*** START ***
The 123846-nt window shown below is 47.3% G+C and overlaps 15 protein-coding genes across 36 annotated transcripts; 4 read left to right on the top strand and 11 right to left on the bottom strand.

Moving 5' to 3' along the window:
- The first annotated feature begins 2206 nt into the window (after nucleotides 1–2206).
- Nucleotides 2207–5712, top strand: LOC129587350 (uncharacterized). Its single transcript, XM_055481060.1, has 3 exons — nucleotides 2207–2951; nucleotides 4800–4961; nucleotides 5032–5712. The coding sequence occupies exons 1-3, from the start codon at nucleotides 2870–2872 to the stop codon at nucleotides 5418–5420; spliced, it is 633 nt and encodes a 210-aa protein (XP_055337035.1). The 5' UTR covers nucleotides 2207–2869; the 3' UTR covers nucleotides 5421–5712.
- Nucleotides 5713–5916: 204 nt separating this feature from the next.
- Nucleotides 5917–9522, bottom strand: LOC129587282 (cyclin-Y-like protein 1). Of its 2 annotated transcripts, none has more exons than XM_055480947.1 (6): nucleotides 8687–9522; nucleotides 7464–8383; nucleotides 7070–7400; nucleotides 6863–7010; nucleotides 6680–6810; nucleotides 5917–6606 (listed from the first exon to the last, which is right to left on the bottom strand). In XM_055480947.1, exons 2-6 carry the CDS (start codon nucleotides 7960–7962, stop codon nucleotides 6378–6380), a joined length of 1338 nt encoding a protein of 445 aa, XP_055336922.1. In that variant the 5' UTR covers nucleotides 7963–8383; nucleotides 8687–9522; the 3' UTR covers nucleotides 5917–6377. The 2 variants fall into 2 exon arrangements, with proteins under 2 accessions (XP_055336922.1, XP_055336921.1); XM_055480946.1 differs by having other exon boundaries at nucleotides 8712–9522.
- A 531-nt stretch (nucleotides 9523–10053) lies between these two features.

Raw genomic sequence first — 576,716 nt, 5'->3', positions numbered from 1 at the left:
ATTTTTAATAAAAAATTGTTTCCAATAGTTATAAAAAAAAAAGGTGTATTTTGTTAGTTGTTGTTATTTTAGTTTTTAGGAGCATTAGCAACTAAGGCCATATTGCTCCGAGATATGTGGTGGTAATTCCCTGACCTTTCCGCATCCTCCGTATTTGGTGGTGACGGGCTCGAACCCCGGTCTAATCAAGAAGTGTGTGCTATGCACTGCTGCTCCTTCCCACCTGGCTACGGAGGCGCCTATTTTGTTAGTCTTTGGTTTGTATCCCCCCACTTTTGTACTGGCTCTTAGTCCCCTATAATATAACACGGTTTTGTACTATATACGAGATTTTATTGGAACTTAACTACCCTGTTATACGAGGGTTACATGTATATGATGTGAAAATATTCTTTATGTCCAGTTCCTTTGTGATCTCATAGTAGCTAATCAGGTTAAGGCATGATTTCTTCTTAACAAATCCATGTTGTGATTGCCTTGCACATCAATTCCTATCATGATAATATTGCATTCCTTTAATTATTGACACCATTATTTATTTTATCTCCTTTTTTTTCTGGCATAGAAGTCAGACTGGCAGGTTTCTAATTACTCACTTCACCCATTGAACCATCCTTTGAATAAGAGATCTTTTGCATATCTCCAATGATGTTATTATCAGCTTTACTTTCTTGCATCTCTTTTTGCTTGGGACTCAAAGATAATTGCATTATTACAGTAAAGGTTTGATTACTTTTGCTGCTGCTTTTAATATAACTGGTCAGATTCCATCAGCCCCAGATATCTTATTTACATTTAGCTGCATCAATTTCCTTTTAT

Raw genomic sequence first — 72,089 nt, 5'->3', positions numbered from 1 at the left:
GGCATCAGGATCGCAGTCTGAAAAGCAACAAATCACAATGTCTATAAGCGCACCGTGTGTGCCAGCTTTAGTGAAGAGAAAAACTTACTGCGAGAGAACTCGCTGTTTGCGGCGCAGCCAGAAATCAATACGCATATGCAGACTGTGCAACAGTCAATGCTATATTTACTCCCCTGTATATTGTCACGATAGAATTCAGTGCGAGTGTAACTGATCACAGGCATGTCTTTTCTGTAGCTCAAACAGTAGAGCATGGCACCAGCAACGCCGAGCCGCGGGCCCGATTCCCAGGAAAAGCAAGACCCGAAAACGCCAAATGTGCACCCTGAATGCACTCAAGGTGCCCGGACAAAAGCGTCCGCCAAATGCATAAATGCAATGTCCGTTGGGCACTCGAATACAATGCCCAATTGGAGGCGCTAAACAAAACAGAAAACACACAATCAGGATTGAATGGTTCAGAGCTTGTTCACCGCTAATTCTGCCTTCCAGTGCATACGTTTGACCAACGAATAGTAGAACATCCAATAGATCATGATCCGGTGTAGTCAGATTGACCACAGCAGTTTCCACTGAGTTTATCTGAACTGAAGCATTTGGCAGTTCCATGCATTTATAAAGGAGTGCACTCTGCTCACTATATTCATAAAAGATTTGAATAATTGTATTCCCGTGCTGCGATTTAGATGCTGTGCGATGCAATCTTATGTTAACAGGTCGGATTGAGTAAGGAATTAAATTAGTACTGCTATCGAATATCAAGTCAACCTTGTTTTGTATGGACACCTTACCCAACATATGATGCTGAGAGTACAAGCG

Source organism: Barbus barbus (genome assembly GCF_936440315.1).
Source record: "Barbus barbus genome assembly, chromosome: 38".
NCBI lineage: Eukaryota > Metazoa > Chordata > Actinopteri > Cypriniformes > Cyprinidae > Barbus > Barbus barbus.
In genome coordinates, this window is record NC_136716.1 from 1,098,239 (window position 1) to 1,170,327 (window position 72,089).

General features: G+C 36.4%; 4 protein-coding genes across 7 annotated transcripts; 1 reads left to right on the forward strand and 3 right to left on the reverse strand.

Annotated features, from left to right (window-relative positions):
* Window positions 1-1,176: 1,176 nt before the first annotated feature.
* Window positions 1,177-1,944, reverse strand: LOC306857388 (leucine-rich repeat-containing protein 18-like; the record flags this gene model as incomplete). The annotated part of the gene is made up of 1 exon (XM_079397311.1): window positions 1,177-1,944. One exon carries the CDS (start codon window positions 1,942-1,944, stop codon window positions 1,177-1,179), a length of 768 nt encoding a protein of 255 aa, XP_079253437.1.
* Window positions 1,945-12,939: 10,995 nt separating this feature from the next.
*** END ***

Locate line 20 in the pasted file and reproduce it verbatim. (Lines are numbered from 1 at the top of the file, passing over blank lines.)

* Window positions 1,945-12,939: 10,995 nt separating this feature from the next.